the last few years, there is no doubt about this. For those of us who
visit every other year we see the rapid changed fast forwarding in
front of our eyes with every visit. Each time I visit, I notice the
latent stress that did not exist several years ago, when life was more
laid back and priorities were very different. Today, everyone is more
preoccuped with work, managing dual income households, where money is
not the issue but time is.
I saw this article in the Chicago Tribune, and I felt that it was
right on. Read this excerpt below.
"After two years working nights at a U.S. company's computer call
center, Vamsi knew it was time to quit when his 6-year-old son brought
home a school portrait he'd drawn of his father, asleep in bed.
"He was asked to draw a picture of his mom and dad, and he drew me
sleeping. That's the only way he ever saw me," remembers the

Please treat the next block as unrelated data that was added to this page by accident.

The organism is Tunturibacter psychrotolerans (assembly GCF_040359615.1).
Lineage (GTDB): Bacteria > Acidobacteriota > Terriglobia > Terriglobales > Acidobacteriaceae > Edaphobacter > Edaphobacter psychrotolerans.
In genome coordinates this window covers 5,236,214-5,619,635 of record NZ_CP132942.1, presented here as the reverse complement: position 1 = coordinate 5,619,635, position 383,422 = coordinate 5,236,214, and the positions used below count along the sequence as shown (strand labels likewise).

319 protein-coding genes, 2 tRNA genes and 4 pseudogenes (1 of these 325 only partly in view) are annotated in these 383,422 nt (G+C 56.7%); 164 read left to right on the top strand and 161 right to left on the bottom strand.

31-year-old, who like many southern Indians goes by only one name. "He
never saw me doing anything else."
Indians may have taken over three-quarters of the world's call-center
jobs, but they've also taken on the stresses of those jobs: weight
gain, depression, boredom and, often, relationship troubles."
Call centers are just one example of an industry that is catering to a
different part of the world. So many other sectors are in the same
boat. Friends and family that live in India, maintain the same hours
and schedules that I maintain on the east coast. I can see the stress
that this puts on their family life and their personal relationships.
With stress come otehr problems such as substance abuse,increasing
divorce rates, unstable children and the list is endless.
"A study last year in the Indian Journal of Sleep Medicine found that
40 percent of call-center workers surveyed smoked, compared with 7
percent of a control group, and 36 percent had more than two alcoholic
drinks a week, against 2 percent of the control group. Another 27
percent of call-center workers also reported using sleeping pills or
other drugs, often in an effort to combat the sleep deprivation that
nags overnight workers," says the Tribune article.
Read the full piece at--